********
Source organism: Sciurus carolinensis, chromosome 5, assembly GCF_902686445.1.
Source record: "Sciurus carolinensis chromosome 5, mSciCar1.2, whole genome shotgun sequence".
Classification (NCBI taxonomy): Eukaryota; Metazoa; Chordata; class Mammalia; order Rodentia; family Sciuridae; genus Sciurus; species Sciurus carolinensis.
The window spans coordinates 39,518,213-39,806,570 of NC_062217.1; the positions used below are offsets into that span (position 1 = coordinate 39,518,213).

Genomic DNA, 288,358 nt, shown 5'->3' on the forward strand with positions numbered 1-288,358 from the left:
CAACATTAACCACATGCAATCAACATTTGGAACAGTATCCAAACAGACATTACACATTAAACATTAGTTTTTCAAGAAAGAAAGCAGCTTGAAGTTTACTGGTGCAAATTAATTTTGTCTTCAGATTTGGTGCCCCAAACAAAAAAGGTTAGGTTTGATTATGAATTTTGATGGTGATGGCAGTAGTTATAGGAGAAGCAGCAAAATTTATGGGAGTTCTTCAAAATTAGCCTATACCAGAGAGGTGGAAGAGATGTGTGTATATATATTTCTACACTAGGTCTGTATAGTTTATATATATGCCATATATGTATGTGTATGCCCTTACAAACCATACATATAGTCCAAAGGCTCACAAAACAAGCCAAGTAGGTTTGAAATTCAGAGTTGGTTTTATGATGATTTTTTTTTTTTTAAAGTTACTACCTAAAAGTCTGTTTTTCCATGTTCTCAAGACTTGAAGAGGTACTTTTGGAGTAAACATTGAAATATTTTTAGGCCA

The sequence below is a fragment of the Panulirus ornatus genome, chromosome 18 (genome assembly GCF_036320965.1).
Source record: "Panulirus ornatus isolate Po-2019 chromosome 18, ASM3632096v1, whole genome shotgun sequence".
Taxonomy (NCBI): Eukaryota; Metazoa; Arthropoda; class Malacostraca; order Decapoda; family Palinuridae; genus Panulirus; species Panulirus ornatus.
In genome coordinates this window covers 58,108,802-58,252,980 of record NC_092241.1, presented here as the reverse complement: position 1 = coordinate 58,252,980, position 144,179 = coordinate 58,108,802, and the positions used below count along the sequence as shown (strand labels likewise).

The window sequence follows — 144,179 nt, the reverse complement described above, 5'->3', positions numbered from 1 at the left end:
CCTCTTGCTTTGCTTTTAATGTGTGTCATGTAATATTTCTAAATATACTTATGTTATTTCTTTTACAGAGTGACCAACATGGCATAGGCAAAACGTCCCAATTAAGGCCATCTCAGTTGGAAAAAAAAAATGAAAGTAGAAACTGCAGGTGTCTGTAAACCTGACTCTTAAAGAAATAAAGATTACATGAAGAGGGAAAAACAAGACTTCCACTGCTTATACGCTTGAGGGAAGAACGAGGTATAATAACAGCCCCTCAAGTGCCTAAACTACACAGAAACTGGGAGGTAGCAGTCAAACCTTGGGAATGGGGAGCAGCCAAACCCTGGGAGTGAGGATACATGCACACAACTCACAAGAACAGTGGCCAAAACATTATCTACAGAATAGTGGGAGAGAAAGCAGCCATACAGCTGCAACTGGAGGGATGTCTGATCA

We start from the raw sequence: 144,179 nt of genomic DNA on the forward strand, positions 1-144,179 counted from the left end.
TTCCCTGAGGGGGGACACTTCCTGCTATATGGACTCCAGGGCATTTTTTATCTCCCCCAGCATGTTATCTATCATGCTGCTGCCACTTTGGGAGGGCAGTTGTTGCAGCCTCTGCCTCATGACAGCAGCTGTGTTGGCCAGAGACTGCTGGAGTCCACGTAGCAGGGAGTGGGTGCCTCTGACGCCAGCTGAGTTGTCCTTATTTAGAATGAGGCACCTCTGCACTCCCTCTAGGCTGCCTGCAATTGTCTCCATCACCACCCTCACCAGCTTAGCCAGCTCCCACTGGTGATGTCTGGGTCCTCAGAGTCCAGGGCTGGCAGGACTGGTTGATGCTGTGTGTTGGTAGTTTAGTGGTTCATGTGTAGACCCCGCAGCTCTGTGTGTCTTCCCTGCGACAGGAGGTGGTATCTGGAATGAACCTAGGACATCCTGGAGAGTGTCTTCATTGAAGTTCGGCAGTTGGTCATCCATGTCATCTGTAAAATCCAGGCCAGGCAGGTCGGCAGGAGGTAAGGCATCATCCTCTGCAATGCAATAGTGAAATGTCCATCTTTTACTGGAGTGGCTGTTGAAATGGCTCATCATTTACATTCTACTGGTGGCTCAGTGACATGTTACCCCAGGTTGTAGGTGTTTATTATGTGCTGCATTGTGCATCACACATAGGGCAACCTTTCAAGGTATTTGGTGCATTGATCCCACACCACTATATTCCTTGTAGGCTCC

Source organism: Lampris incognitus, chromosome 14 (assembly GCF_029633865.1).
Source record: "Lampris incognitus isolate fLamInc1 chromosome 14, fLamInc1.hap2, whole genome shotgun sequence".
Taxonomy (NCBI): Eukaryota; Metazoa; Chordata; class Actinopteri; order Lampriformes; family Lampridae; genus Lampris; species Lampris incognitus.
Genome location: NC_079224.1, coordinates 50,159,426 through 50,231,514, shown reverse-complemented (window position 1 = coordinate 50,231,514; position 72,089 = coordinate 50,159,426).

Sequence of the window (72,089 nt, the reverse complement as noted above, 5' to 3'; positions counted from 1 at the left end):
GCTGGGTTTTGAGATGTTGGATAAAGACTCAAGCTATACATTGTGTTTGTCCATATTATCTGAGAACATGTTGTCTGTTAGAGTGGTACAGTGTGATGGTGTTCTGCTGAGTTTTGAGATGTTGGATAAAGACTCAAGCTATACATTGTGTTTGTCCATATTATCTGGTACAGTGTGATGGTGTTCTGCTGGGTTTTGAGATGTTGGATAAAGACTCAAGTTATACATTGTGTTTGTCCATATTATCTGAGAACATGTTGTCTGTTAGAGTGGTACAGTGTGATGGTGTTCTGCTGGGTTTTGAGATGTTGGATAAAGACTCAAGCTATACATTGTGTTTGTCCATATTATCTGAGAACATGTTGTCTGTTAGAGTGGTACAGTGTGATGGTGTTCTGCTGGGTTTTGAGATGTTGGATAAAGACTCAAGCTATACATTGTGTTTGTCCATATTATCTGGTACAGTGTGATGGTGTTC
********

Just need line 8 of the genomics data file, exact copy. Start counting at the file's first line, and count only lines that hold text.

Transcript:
Source record: "Panulirus ornatus isolate Po-2019 chromosome 18, ASM3632096v1, whole genome shotgun sequence".